Bank of Zam­bia Cuts rate 75bps as In­fla­tion Seen in Tar­get Range

Zambian Business Times - - FRONT PAGE -

BANK of Zam­bia cut its pol­icy rate for the fourth con­sec­u­tive time this year, though at a slower pace than in the past, as in­fla­tion con­tin­ues to de­cline and is ex­pected to re­main within the bank's tar­get range over the next two years. BOZ cut its pol­icy rate by 75 ba­sis points to 10.25 per­cent, half the size of the ear­lier cuts of 150 ba­sis points, and has now cut the rate by 525 points this year fol­low­ing cuts in Fe­bru­ary, May and Au­gust.

The BOZ also con­tin­ued its pol­icy of low­er­ing the statu­tory re­serve ra­tio along with cut­ting the pol­icy rate and cut the ra­tio by 150 ba­sis points to 8.0 per­cent. Pre­vi­ously the ra­tio was cut by 300 ba­sis points in Fe­bru­ary, May and Au­gust so it has been cut by 10.50 per­cent­age points this year.

BANK of Zam­bia cut its pol­icy rate for the fourth con­sec­u­tive time this year, though at a slower pace than in the past, as in­fla­tion con­tin­ues to de­cline and is ex­pected to re­main within the bank's tar­get range over the next two years.

BOZ cut its pol­icy rate by 75 ba­sis points to 10.25 per­cent, half the size of the ear­lier cuts of 150 ba­sis points, and has now cut the rate by 525 points this year fol­low­ing cuts in Fe­bru­ary, May and Au­gust.

The BOZ also con­tin­ued its pol­icy of low­er­ing the statu­tory re­serve ra­tio along with cut­ting the pol­icy rate and cut the ra­tio by 150 ba­sis points to 8.0 per­cent. Pre­vi­ously the ra­tio was cut by 300 ba­sis points in Fe­bru­ary, May and Au­gust so it has been cut by 10.50 per­cent­age points this year.

"Changes in the pol­icy rate will con­tinue to be guided by in­fla­tion out­comes and fore­casts as well as progress in fis­cal con­sol­i­da­tion," the cen­tral bank said, adding it stands ready to im­ple­ment ap­pro­pri­ate mea­sures to main­tain price and fi­nan­cial sys­tem sta­bil­ity and sup­port eco­nomic di­ver­si­fi­ca­tion and growth.

The out­look for Zam­bia's econ­omy has im­proved in re­cent months with good rain­fall and ris­ing cop­per prices. The BOZ's tight mon­e­tary pol­icy since late 2015 has man­aged to push down in­fla­tion from al­most 13 per­cent in Fe­bru­ary 2016 to 6.4 per­cent in Oc­to­ber as the ex­change rate of the kwacha has sta­bi­lized fol­low­ing a 42 per­cent plunge in 2015.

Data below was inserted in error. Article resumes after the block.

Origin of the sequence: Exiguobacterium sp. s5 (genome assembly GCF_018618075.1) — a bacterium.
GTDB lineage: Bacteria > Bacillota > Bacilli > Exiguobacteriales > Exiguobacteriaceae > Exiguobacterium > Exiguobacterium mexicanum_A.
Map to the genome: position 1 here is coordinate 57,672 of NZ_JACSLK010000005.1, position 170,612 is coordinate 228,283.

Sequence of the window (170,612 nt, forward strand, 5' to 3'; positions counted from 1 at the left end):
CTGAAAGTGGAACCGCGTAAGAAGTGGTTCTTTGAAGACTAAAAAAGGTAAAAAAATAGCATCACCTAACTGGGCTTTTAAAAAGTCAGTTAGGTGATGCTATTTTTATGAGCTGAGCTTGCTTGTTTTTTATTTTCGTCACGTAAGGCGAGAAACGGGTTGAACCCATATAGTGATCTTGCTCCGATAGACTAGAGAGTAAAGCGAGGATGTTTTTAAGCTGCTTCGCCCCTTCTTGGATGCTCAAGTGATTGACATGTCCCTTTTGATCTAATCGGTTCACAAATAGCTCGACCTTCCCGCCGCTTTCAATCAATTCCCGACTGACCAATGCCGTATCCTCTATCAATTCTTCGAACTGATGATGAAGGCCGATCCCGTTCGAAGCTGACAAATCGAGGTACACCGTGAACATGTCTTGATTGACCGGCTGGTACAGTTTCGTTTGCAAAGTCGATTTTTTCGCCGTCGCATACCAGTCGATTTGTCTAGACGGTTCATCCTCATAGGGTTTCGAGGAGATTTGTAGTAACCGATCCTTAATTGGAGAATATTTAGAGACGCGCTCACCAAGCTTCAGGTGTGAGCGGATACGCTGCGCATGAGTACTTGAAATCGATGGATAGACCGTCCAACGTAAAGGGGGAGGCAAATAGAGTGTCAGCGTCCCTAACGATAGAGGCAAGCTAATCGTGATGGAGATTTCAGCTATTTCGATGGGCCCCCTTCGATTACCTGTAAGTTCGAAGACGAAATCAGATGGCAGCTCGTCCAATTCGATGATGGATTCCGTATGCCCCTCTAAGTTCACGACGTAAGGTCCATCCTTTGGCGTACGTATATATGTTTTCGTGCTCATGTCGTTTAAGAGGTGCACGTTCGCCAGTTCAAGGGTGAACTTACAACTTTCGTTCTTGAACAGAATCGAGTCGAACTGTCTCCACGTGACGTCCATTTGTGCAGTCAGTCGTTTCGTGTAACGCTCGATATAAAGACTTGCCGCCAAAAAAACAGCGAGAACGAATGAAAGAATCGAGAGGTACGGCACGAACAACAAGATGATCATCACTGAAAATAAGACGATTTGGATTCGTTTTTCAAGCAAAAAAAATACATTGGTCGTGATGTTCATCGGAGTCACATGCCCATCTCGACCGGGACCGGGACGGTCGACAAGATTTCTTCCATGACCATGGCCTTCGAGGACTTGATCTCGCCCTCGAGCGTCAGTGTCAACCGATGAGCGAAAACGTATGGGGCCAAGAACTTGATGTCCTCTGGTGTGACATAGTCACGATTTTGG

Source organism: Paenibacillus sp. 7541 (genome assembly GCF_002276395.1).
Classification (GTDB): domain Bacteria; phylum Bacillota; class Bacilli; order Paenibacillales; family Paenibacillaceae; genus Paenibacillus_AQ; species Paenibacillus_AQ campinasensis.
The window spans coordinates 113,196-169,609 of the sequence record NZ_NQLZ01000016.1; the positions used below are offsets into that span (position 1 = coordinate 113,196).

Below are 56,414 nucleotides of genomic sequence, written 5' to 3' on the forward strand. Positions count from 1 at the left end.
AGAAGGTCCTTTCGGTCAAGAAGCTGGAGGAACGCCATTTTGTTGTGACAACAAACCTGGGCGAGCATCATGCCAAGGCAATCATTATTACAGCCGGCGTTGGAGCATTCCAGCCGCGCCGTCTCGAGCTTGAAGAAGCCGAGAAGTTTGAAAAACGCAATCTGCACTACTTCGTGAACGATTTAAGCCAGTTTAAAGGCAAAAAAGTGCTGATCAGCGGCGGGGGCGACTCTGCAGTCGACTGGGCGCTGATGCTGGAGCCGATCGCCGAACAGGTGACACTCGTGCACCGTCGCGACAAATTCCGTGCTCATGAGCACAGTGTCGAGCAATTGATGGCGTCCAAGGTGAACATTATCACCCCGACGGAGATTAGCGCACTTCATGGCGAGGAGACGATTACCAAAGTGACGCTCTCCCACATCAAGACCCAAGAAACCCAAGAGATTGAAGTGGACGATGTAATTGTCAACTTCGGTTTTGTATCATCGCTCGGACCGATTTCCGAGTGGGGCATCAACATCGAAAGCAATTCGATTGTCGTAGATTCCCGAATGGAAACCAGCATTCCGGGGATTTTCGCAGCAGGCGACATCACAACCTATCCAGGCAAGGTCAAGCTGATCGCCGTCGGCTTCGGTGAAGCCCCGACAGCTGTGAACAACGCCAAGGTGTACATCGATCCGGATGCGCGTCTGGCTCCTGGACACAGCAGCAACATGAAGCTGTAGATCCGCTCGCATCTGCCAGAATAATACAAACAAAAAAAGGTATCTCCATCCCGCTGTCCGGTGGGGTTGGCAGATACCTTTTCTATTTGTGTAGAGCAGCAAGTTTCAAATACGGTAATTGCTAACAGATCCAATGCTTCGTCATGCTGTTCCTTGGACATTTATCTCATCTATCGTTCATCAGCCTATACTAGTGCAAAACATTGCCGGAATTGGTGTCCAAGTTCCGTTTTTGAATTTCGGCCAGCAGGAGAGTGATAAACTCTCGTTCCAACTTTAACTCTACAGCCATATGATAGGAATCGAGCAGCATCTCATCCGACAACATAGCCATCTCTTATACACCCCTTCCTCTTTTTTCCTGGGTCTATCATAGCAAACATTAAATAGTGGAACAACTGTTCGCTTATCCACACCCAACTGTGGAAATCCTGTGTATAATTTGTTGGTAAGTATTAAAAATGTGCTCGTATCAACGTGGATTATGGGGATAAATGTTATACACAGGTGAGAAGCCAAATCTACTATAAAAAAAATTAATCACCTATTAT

But the fis­cal deficit re­mains high and pub­lic debt has been ris­ing at what the In­ter­na­tional Mon­e­tary Fund has de­scribed as "an un­sus­tain­able pace," crowd­ing out lend­ing to the pri­vate sec­tor and in­creased the econ­omy's vul­ner­a­bil­ity.

"Con­tain­ing the bud­get deficit and the over­all debt, in­clud­ing do­mes­tic ar­rears, to sus­tain­able lev­els re­main crit­i­cal to con­sol­i­dat­ing macroe­co­nomic sta­bil­ity," the BOZ said, adding that the deficit on a cash ba­sis was in line with the 2017 bud­get tar­get of 7.0 per­cent for the year to Septem­ber.

The BOZ fore­cast that in­fla­tion is pro­jected to trend to­wards the lower bound of its 6-8 per­cent tar­get range over the next 8 quar­ters, with ex­cess sup­ply of maize, rel­a­tively sta­bil­ity of the ex­change rate and a re­cov­ery in com­mod­ity prices, es­pe­cially for cop­per, sup­port­ing low in­fla­tion.

Fol­low­ing the BOZ's rate cut in Au­gust the overnight in­ter­bank rate eased to 10.4 per­cent at the end of Septem­ber from 12.2 per­cent end-June, within the pol­icy rate cor­ri­dor of 10-12 per­cent.

Af­ter the kwacha tum­bled in 2015 on low cop­per prices, gov­ern­ment rev­enue and a poor har­vest from drought, the kwacha bounced back in 2016 and rose by 10 per­cent as the BOZ tight­ened its mon­e­tary pol­icy in Novem­ber 2015 and main­tained a tight stance un­til Fe­bru­ary this year.

To­day the kwacha was trad­ing at 10.12 to the U.S. dol­lar, down 1.6 per­cent this year, sup­ported by im­proved sup­ply of for­eign ex­change from the min­ing sec­tor and non-res­i­dent in­vest­ment in Gov­ern­ment se­cu­ri­ties, BOZ said.

The prospects for Zam­bia's econ­omy is im­prov­ing with busi­nesses ex­pect­ing higher in­vest­ment over the next 12 months as the min­ing and man­u­fac­tur­ing out­put, along with agri­cul­ture, ex­pands while a re­cov­ery in elec­tric­ity gen­er­a­tion should sup­port higher pro­duc­tion.

The BOZ pro­jected growth for 2017 and 2018 or 4.2 per­cent and 5.0 per­cent, re­spec­tively, fol­low­ing growth of 3.8 per­cent last year.

In Au­gust the cen­tral bank fore­cast 2017 growth of 4.3 per­cent and 2018 growth of 5.1 per­cent.

The IMF has fore­cast growth this year of 4.0 per­cent, ris­ing to 4.5 per­cent in 2018 and 2019. In­fla­tion is seen av­er­ag­ing 6.8 per­cent this year and 7.4 per­cent next year, down from 17.9 per­cent in 2016.

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